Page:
Mental health and wellbeing apps
Mobile phone apps can be a useful tool for helping you to manage anxiety, stress, depression and general mental health. However, not all mental health apps are recommended, and some are suitable in some situations but not others. Health Navigator has reviewed mental health and wellbeing apps so you can find out which ones might work for you.
Community mental health services
All district health boards now fund primary mental health services for young people (12–19 year olds) regardless of whether you are enrolled with a family doctor. There may also be specialist Māori and Pasifika services in your area.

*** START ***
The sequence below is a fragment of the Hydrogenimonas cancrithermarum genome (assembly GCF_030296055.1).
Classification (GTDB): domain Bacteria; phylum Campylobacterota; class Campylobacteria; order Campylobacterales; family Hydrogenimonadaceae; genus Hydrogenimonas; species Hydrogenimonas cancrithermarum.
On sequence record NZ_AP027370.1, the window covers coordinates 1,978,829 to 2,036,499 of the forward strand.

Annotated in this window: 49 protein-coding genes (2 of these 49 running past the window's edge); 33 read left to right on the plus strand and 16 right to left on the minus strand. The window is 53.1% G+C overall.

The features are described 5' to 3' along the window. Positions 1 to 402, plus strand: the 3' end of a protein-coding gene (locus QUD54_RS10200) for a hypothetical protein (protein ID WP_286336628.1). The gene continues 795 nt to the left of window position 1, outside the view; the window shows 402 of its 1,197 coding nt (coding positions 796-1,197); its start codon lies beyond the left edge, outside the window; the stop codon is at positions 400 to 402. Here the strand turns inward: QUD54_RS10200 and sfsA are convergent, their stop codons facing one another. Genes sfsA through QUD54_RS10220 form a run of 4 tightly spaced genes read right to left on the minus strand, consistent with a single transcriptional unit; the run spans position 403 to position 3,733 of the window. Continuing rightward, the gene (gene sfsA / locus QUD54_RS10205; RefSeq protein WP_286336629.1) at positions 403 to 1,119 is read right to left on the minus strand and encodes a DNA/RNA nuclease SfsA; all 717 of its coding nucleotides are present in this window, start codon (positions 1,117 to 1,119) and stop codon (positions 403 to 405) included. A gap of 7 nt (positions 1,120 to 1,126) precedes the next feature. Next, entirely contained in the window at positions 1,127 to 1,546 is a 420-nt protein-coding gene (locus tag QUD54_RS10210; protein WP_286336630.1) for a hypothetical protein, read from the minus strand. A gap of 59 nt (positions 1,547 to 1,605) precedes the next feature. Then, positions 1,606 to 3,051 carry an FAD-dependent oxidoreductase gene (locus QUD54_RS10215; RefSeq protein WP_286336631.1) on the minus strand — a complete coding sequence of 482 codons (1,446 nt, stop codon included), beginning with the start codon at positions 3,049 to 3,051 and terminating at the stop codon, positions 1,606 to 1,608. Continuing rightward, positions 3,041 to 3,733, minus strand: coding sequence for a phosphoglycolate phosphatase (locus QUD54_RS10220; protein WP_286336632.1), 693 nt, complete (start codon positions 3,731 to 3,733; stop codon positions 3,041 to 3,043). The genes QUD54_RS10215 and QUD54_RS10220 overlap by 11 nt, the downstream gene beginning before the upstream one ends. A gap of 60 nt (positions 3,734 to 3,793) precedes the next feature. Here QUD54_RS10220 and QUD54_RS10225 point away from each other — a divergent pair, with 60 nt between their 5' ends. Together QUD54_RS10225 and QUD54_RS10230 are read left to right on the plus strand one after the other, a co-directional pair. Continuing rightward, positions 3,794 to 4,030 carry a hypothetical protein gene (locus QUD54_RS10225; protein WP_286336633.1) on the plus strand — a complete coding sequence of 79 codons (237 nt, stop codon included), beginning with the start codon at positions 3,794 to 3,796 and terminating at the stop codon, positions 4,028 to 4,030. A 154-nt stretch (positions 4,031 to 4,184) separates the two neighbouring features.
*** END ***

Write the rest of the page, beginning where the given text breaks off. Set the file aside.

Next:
These services are for people who meet mental illness criteria, so will usually need to be referred by your GP, your school’s pastoral team, nurse or counsellor.
Hospital or residential-based care
Sometimes, if things get really hard for you and you develop a mental health condition and the community-based care described above is not working for you, you may need some time in hospital or other care to help you get back on track. This doesn’t happen to most people, but it’s useful to know it’s there as a back-up if things ever get really bad for you. Most people just need the right support at the right time and they get back on track again pretty quickly.
The following links provide further information about mental health support for young people. Be aware that websites from other countries may have information that differs from New Zealand recommendations.
Mental health services – where to get help Ministry of Health, NZ, 2020